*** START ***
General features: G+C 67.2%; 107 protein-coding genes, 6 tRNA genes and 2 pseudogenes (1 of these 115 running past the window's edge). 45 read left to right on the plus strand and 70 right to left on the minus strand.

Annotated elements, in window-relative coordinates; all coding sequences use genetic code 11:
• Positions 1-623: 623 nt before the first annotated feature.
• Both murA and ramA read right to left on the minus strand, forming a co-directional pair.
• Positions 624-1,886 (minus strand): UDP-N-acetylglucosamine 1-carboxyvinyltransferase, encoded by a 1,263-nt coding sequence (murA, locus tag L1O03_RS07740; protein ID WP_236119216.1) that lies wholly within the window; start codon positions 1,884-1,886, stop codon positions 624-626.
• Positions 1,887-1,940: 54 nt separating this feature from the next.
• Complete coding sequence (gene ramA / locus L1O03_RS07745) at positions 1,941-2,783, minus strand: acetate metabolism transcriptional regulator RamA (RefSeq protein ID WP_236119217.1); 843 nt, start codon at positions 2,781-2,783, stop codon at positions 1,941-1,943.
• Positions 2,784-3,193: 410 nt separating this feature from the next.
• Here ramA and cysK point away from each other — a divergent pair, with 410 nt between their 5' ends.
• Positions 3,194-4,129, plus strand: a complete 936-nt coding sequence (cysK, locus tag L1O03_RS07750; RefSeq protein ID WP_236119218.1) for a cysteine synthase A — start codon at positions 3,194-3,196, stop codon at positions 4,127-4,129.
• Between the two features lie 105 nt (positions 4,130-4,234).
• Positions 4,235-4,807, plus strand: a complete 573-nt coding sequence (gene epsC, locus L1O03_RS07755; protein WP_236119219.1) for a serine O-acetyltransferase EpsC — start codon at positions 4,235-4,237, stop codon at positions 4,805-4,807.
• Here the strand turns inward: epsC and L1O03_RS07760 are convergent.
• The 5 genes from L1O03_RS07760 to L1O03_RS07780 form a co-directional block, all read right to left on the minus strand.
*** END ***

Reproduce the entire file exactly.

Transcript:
General features: G+C 67.2%; 107 protein-coding genes, 6 tRNA genes and 2 pseudogenes (1 of these 115 running past the window's edge). 45 read left to right on the plus strand and 70 right to left on the minus strand.

Annotated elements, in window-relative coordinates; all coding sequences use genetic code 11:
• Positions 1-623: 623 nt before the first annotated feature.
• Both murA and ramA read right to left on the minus strand, forming a co-directional pair.
• Positions 624-1,886 (minus strand): UDP-N-acetylglucosamine 1-carboxyvinyltransferase, encoded by a 1,263-nt coding sequence (murA, locus tag L1O03_RS07740; protein ID WP_236119216.1) that lies wholly within the window; start codon positions 1,884-1,886, stop codon positions 624-626.
• Positions 1,887-1,940: 54 nt separating this feature from the next.
• Complete coding sequence (gene ramA / locus L1O03_RS07745) at positions 1,941-2,783, minus strand: acetate metabolism transcriptional regulator RamA (RefSeq protein ID WP_236119217.1); 843 nt, start codon at positions 2,781-2,783, stop codon at positions 1,941-1,943.
• Positions 2,784-3,193: 410 nt separating this feature from the next.
• Here ramA and cysK point away from each other — a divergent pair, with 410 nt between their 5' ends.
• Positions 3,194-4,129, plus strand: a complete 936-nt coding sequence (cysK, locus tag L1O03_RS07750; RefSeq protein ID WP_236119218.1) for a cysteine synthase A — start codon at positions 3,194-3,196, stop codon at positions 4,127-4,129.
• Between the two features lie 105 nt (positions 4,130-4,234).
• Positions 4,235-4,807, plus strand: a complete 573-nt coding sequence (gene epsC, locus L1O03_RS07755; protein WP_236119219.1) for a serine O-acetyltransferase EpsC — start codon at positions 4,235-4,237, stop codon at positions 4,805-4,807.
• Here the strand turns inward: epsC and L1O03_RS07760 are convergent.
• The 5 genes from L1O03_RS07760 to L1O03_RS07780 form a co-directional block, all read right to left on the minus strand.